Intracellular distribution of MWCNT and effects of endocytosis inhibitors on inflammatory responses. a Intracellular distribution of CNT-S and effects of endocytosis inhibitors. A549 cells were incubated with 1 μg/ml of CNT-S for 4 h at 37 °C. In certain experiments, the cells were pretreated with 2 mM MBCD or 50 μM MDC for 30 min. Then the cells were observed by TEM as described in Methods. Numerous fibers can be seen in vesicular structures in the cytosol (arrows and inset), but no or few fibers are observed in MBCD- and MDC-pretreated cells. b Intracellular distribution of CNT-L. A549 cells were incubated with 1 μg/ml of CNT-L for 4 h at 37 °C. Only a few fibers are observed in vesicular structures in the cytosol (arrow and inset), and long fibers penetrated the plasma and nuclear membranes (black arrowheads). a, b Bars = 1 μm. N = nucleus. Nuclear membrane is indicated by white arrowheads. Effects of various inhibitors on CNT-L-induced 8-nitroG formation (c) and iNOS expression (d). A549 cells were treated with 1 μg/ml of CNT-L for 8 h at 37 °C in the presence of an inhibitor (1 μM 1400 W, 10 μM Bay, 1 μM CytoD, 2 mM MBCD or 50 μM MDC). Then, fluorescent immunocytochemistry was performed as described in Methods. Hoechst, Hoechst 33258. Magnification, X200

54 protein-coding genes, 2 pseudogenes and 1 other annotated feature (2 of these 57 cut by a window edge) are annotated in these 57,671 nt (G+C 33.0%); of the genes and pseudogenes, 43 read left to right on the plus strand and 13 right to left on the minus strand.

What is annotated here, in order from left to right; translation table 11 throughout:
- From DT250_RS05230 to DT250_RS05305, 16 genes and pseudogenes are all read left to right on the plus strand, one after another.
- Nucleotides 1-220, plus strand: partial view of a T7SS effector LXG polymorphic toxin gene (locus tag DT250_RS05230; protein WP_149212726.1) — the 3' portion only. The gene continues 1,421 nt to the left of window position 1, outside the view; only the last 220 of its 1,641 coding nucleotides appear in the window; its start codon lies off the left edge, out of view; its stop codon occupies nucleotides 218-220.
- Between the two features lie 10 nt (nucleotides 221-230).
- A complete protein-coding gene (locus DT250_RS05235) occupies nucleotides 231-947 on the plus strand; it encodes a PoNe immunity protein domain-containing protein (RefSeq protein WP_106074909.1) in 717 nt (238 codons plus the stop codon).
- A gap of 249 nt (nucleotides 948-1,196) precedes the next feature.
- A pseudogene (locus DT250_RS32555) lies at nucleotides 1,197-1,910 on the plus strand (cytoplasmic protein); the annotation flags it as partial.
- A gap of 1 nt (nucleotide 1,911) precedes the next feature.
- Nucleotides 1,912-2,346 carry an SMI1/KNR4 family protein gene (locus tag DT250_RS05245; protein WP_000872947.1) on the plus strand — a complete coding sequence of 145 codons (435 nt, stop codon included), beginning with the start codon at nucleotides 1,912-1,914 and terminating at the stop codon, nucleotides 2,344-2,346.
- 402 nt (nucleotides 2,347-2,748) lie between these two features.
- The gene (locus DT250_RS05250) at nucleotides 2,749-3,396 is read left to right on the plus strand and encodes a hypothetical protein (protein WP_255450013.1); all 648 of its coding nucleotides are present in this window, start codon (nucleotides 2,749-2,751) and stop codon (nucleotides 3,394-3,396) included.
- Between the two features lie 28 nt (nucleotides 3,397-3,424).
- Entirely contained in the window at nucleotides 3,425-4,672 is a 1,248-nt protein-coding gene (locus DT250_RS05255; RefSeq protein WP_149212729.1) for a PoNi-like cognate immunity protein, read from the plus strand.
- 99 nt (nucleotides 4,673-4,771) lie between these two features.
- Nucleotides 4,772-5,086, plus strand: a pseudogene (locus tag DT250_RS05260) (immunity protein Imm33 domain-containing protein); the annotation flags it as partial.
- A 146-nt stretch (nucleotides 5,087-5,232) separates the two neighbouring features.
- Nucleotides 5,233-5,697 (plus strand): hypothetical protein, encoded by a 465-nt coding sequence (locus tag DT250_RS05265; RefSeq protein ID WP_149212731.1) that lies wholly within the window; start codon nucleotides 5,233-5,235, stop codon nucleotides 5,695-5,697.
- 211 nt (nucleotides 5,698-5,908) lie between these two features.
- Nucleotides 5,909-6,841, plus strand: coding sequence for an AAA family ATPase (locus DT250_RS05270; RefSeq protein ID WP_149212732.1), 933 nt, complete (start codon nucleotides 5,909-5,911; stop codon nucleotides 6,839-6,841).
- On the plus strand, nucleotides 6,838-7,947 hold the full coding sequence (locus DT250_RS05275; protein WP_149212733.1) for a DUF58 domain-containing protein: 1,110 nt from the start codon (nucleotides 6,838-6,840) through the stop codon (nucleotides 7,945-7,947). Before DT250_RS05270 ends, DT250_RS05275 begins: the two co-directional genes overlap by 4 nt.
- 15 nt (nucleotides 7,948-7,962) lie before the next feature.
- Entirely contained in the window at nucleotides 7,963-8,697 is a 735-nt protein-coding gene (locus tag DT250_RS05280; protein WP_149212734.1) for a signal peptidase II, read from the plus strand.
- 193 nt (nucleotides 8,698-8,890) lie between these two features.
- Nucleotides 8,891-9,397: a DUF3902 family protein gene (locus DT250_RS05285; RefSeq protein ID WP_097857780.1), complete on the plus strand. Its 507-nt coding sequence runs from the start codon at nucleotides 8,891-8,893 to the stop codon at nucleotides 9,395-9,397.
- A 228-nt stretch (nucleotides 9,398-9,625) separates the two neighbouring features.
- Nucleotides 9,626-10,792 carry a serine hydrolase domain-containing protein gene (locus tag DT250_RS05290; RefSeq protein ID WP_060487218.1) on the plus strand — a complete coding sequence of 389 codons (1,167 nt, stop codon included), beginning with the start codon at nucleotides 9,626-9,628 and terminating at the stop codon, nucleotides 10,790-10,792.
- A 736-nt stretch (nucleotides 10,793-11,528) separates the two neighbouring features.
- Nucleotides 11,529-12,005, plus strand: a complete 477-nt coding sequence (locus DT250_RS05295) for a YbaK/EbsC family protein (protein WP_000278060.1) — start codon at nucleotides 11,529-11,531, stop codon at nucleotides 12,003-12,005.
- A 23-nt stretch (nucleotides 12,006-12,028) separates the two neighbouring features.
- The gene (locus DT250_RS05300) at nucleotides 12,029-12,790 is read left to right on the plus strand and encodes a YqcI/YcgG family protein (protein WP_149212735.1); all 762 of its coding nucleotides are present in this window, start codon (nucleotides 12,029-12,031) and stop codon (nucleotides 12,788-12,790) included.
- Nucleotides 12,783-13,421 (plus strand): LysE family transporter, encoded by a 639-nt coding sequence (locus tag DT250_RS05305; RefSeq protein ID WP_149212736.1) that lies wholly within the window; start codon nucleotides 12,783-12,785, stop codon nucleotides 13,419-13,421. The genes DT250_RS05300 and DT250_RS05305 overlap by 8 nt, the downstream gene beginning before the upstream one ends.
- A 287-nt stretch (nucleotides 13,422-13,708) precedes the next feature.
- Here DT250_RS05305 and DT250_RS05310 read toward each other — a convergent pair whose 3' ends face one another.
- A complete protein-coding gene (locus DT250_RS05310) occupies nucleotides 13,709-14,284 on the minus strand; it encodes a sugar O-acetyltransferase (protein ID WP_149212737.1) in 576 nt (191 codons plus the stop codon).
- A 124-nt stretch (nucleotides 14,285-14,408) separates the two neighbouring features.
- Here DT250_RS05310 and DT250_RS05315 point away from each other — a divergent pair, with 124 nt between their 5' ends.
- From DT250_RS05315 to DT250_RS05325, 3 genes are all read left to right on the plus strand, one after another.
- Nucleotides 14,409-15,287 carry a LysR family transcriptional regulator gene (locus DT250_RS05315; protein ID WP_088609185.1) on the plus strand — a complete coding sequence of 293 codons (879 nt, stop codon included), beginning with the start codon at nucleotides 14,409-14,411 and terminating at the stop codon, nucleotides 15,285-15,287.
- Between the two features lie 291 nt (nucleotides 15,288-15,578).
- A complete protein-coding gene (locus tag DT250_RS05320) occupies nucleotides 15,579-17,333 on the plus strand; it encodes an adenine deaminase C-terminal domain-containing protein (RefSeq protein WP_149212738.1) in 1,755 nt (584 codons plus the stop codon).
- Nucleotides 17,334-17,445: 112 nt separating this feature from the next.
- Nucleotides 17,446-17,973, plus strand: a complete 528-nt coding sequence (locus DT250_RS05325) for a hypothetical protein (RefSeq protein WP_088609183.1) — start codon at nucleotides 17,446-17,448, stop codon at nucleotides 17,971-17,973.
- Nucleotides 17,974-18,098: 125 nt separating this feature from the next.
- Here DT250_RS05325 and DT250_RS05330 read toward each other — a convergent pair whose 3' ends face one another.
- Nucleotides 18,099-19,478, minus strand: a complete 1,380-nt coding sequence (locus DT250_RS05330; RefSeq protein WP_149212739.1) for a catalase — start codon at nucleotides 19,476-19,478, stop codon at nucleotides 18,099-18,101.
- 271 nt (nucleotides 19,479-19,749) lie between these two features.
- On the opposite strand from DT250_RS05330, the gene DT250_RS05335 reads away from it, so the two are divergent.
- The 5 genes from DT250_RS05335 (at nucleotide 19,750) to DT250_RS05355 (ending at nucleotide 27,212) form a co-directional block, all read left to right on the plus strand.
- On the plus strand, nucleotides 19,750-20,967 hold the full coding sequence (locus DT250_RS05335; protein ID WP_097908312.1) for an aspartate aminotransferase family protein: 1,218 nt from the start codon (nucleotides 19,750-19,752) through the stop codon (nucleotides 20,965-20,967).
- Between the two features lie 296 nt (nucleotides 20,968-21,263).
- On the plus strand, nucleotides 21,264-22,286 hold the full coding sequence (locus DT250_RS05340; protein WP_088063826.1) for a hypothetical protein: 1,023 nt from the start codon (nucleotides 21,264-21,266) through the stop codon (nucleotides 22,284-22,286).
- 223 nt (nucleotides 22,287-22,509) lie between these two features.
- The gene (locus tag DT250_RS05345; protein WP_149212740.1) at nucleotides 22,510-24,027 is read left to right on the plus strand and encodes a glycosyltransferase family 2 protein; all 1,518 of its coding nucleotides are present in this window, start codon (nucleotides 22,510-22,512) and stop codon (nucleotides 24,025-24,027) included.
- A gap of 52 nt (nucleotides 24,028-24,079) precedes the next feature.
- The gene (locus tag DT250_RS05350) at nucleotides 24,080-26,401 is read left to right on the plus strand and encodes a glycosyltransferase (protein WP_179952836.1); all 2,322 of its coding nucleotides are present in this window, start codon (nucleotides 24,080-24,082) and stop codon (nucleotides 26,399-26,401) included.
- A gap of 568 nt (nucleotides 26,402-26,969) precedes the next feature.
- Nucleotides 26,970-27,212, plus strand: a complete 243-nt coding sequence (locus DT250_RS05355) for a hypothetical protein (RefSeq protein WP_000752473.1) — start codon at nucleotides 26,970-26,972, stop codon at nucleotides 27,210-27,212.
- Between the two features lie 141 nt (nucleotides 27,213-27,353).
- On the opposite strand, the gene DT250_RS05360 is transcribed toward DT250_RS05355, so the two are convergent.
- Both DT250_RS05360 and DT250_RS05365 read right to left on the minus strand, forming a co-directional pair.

We examined the effects of various inhibitors on MWCNT-induced 8-nitroG formation and iNOS expression by immunocytochemistry. CNT-L induced clear 8-nitroG formation (Fig. 6c) and iNOS expression (Fig. 6d), and their staining was almost completely attenuated by the treatment with 1400 W, an iNOS inhibitor, and Bay, an inhibitor of nuclear factor-κB (NF-κB) activation. The immunoreactivities of 8-nitroG and iNOS were also reduced by endocytosis inhibitors, MBCD, MDC and CytoD, an inhibitor of actin polymerization (Fig. 6c and d). Similar findings were observed with CNT-S-treated A549 cells (Additional file 7: Figure S6). These inhibitors did not show significant cytotoxicity in A549 cells under the conditions used (Additional file 8: Figure S7). Our previous study has demonstrated that these inhibitors effectively suppressed MWCNT-induced 8-nitroG formation and iNOS expression, and did not cause these molecular events by themselves [25].

Involvement of TLR9 in MWCNT-induced 8-nitroG formation